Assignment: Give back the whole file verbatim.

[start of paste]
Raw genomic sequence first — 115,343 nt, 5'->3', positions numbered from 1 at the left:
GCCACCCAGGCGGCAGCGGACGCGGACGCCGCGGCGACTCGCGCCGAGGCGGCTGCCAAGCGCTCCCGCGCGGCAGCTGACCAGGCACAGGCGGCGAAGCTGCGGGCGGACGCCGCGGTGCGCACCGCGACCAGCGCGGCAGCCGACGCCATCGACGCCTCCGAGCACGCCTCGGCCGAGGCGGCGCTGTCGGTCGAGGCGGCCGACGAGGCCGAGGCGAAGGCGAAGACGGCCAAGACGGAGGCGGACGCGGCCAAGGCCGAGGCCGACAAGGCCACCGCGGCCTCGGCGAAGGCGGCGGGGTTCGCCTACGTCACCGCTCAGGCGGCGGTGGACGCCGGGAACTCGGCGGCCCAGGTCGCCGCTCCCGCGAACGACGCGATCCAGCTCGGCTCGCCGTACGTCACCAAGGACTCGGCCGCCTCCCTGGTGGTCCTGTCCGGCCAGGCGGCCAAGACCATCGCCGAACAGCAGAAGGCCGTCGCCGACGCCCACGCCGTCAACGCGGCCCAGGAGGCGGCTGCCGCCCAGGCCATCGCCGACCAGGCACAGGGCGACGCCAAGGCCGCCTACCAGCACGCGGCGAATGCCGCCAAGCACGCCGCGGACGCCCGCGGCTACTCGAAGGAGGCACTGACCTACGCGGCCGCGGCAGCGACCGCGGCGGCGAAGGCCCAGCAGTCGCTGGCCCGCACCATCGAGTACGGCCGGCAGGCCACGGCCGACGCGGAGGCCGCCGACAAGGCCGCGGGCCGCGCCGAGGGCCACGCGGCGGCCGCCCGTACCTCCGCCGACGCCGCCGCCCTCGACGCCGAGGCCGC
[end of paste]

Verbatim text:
Raw genomic sequence first — 115,343 nt, 5'->3', positions numbered from 1 at the left:
GCCACCCAGGCGGCAGCGGACGCGGACGCCGCGGCGACTCGCGCCGAGGCGGCTGCCAAGCGCTCCCGCGCGGCAGCTGACCAGGCACAGGCGGCGAAGCTGCGGGCGGACGCCGCGGTGCGCACCGCGACCAGCGCGGCAGCCGACGCCATCGACGCCTCCGAGCACGCCTCGGCCGAGGCGGCGCTGTCGGTCGAGGCGGCCGACGAGGCCGAGGCGAAGGCGAAGACGGCCAAGACGGAGGCGGACGCGGCCAAGGCCGAGGCCGACAAGGCCACCGCGGCCTCGGCGAAGGCGGCGGGGTTCGCCTACGTCACCGCTCAGGCGGCGGTGGACGCCGGGAACTCGGCGGCCCAGGTCGCCGCTCCCGCGAACGACGCGATCCAGCTCGGCTCGCCGTACGTCACCAAGGACTCGGCCGCCTCCCTGGTGGTCCTGTCCGGCCAGGCGGCCAAGACCATCGCCGAACAGCAGAAGGCCGTCGCCGACGCCCACGCCGTCAACGCGGCCCAGGAGGCGGCTGCCGCCCAGGCCATCGCCGACCAGGCACAGGGCGACGCCAAGGCCGCCTACCAGCACGCGGCGAATGCCGCCAAGCACGCCGCGGACGCCCGCGGCTACTCGAAGGAGGCACTGACCTACGCGGCCGCGGCAGCGACCGCGGCGGCGAAGGCCCAGCAGTCGCTGGCCCGCACCATCGAGTACGGCCGGCAGGCCACGGCCGACGCGGAGGCCGCCGACAAGGCCGCGGGCCGCGCCGAGGGCCACGCGGCGGCCGCCCGTACCTCCGCCGACGCCGCCGCCCTCGACGCCGAGGCCGC